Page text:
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The US oil company ExxonMobil will provide $50,000 (€42,000) to support a campaign to assist families displaced in Cabo Delgado due to armed violence in that northern province of Mozambique.
The campaign, called “Coração Solidário-Cabo Delgado”, is promoted by the Makobo platform and aims to raise awareness about the challenges faced by displaced people, in addition to coordinating the efforts of civil society in response to humanitarian concerns resulting from armed attacks in that province, says a note distributed to the media.
“We are pleased to be working with Makobo and local authorities in assisting the population that has been directly impacted by the conflict,” said Jos Evens, General Manager for ExxonMobil Moçambique, Limitada. “Open dialogue will promote a coordinated and shared approach in order to minimize the stressful challenges on the lives of the impacted population.”
ExxonMobil’s support will focus on the installation of two satellite kitchens capable of distributing up to 20,000 meals per day, the note added.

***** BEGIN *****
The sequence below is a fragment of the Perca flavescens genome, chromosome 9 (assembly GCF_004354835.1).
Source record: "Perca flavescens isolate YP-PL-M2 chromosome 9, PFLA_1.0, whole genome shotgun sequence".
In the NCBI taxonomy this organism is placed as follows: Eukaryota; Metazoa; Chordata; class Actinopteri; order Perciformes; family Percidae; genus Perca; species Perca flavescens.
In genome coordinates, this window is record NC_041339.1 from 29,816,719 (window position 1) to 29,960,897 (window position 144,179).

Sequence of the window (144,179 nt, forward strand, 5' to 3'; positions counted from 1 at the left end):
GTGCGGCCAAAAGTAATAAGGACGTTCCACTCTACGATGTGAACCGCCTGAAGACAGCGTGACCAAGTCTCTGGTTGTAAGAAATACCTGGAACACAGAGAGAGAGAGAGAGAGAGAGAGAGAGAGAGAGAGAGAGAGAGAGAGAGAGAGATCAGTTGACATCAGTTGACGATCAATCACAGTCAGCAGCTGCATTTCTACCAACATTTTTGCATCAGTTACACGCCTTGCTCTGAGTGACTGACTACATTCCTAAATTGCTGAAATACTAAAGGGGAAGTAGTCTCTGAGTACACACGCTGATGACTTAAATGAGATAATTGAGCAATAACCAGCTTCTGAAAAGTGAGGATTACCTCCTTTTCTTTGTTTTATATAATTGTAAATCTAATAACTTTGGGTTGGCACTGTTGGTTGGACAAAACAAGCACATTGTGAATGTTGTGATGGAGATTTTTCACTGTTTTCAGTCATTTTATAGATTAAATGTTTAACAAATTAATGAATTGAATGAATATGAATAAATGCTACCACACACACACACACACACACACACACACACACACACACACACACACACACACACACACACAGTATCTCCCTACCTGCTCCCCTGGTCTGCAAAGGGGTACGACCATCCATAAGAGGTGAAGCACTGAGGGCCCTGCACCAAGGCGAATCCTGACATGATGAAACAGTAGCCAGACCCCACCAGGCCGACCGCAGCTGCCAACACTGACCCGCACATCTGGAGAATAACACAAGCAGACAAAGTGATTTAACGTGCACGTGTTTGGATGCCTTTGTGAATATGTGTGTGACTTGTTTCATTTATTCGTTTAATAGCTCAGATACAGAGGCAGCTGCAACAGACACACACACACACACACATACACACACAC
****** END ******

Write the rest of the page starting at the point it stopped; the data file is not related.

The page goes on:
“This support represents the maximum expression of the value of humanity – Building social bridges Together for the Prosperity of all – Solidarity. It is a great honor and privilege to be able to count on the support of ExxonMobil to create alternatives for an immediate and effective response to the needs of our brothers and sisters in Cabo Delgado but, above all, for the commitment that we have been establishing together to create sustainable solutions for the inclusion of all Mozambicans in the economic, social and cultural development processes of our country” said Ruy Santos, Coordinator of Project Makobo, and Director of the Coração Solidario – Cabo Delgado campaign.
ExxonMobil leads with the Italian Eni the natural gas exploration consortium for Area 4 of the Rovuma basin off the coast of Cabo Delgado.
The Portuguese company Galp, KOGAS (South Korea) and the National Hydrocarbon Company (Mozambique) each have a 10% stake.
At the beginning of April, ExxonMobil officially announced the postponement, without a deadline, of the final investment decision for its natural gas megaproject in the area.
The postponement is due to a 30% cut in capital spending by 2020 and a 15% cut in operating expenses due to falling oil and oil products prices, caused by excess supply and low demand because of the Covid-19 pandemic.
The armed violence in Cabo Delgado has caused the death of at least 1,059 people in almost three years, in addition to the destruction of various infrastructures.
According to the United Nations, the armed violence has led to the flight of 250,000 people from insecure districts further north in the province.
The provincial capital, Pemba, has been the main refuge for people seeking shelter and security in Cabo Delgado, but some prefer to flee to other districts and even provinces in the region, particularly Nampula.